Humor isn’t a word usually associated with politics, but it’s there. Abraham Lincoln, one of our most admired politicians, was good at turning insults into smiles. When Stephen Douglas called him two-faced during one of their debates, Lincoln replied, “I leave it to my audience. If I had another face, do you think I would wear this one?”
Winston Churchill, prime minister of England, frequently used humor to his advantage, as well as to get the advantage over his opponents. He was often at odds with Clement Attlee, leader of the Labor Party, which was in favor of a greater role for government in economic policy. When Churchill entered a men’s room and saw Attlee standing at the urinal, he went to the far end. In response to this action Attlee asked, “Feeling standoffish today, Winston?” “That’s right”, Churchill answered. “Every time you see something big, you want to nationalize it”.
When Churchill was invited by George Bernard Shaw to the opening night of one of his plays, Shaw enclosed a note with the two tickets. The note said, “One for yourself and one for a friend – if you have one”. Churchill wrote back, saying he couldn’t make it, but would like tickets for the second night – “if there is one”.
And then there was Churchill’s verbal run-in with Nancy Astor, an American-born, English politician. When Lady Astor told the prime minister she’d put poison in his coffee if he were her husband, Churchill casually replied, “If I were your husband, I’d drink it”.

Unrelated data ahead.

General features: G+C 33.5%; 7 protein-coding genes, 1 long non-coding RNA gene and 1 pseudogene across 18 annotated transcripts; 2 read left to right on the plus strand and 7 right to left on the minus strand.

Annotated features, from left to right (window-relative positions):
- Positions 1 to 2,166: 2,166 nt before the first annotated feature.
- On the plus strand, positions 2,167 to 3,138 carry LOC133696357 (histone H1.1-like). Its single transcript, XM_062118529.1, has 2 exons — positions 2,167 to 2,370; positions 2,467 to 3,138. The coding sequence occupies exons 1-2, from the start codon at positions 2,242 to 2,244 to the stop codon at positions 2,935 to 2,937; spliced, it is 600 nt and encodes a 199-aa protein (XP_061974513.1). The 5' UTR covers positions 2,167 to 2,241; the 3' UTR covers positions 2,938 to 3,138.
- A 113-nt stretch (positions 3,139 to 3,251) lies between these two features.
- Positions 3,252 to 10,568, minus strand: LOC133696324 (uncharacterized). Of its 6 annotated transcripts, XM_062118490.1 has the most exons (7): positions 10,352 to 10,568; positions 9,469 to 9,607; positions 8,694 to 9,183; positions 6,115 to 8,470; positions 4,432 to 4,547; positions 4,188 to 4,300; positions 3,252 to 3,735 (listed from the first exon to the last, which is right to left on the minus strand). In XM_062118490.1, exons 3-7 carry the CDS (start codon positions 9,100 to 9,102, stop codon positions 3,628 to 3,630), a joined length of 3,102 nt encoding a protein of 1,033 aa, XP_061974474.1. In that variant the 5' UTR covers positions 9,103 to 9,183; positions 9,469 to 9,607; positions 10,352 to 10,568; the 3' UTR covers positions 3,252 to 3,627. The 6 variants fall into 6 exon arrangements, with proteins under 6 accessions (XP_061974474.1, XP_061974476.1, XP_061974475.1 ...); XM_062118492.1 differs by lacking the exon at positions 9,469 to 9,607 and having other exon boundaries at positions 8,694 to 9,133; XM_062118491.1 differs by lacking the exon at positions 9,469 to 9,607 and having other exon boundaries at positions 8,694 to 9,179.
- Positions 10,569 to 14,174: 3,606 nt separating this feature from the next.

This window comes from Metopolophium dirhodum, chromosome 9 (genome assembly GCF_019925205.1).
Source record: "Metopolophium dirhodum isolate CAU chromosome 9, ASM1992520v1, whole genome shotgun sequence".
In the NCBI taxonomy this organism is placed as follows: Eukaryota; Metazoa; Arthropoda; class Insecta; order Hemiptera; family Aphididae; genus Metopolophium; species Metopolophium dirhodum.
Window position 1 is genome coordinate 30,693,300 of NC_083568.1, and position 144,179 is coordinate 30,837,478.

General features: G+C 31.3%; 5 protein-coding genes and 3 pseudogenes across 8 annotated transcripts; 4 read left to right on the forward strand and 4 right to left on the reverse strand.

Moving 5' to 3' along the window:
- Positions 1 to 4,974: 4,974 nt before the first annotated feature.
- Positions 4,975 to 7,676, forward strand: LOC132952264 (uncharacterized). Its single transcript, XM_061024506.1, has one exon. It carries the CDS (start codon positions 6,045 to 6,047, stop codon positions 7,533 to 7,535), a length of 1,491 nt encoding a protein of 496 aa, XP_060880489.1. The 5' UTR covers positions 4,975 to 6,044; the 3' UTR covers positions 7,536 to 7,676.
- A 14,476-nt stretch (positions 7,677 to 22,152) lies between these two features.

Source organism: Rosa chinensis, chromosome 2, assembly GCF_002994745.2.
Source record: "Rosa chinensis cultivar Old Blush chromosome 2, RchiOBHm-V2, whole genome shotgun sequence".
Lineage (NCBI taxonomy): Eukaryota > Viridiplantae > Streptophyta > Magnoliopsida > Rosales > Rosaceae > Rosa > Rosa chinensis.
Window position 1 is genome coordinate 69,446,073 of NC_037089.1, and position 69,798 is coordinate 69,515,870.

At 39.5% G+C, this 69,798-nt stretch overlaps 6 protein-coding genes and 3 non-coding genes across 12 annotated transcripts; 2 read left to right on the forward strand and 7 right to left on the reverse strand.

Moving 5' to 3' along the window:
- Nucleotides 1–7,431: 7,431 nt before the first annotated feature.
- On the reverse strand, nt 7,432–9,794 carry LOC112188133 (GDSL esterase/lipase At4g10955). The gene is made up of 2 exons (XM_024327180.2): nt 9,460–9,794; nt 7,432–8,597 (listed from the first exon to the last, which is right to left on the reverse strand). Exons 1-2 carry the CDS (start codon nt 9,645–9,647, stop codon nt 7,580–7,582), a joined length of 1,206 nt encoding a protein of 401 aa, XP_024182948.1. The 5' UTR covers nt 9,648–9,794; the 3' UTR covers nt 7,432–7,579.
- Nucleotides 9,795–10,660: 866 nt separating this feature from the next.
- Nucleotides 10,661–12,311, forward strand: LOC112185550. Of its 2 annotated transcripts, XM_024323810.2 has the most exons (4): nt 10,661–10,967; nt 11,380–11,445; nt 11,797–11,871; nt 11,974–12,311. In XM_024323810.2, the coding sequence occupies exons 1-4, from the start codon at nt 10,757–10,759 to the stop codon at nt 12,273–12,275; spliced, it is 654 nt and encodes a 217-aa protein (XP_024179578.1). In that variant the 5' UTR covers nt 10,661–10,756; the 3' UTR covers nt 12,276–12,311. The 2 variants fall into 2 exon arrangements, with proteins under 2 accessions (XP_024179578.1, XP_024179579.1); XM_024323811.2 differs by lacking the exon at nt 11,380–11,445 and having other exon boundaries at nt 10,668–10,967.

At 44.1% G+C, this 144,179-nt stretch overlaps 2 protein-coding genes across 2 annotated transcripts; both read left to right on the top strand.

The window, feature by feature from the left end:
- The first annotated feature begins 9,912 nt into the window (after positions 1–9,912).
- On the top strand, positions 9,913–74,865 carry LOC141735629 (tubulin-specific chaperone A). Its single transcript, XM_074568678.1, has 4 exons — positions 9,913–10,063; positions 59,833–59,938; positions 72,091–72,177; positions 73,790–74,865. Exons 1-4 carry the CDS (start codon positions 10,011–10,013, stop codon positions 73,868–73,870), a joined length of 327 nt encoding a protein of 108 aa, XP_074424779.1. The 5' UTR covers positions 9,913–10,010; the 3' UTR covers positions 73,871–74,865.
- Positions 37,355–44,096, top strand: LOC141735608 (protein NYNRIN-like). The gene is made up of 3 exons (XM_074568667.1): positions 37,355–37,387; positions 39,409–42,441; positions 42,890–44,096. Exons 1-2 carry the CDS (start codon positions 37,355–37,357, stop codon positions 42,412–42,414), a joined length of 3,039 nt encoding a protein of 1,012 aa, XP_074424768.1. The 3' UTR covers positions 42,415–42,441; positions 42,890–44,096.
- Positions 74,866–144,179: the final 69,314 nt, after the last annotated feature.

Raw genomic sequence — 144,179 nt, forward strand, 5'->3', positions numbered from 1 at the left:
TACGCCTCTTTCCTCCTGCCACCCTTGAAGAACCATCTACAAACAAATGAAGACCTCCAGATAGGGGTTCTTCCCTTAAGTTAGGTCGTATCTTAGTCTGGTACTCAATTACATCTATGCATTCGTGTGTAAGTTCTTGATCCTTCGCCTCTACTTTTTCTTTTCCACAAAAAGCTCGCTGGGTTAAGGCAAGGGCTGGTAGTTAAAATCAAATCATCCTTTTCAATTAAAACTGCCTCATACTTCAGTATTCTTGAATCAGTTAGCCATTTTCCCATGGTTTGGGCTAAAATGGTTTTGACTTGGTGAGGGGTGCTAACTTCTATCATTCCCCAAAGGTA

Adlai Stevenson, during his campaign against President Eisenhower, was assured by an ardent supporter that “every thinking person will be voting for you”. To this the modest Stevenson answered, “Madam, that’s not good enough. I need a majority”.
Mayor Koch of New York City used humor to vent his frustration when a reporter asked about the inconsistency in his policies. The mayor said, “I can explain this to you; I can’t comprehend it for you”.
Henry McMaster, during a televised debate in 1986, challenged his opponent to take a drug test. Senator Hollings deflected this by saying, “I’ll take a drug test if you’ll take an IQ test”.
Finally, when Dan Quayle announced that he was going to be a pit bull in his campaign against presidential candidate, Bill Clinton, Clinton was asked for his response. He responded, “That’s got every fire hydrant in America worried”.
Take a minute to make yourself smile at
By HypnoArt from Pixabay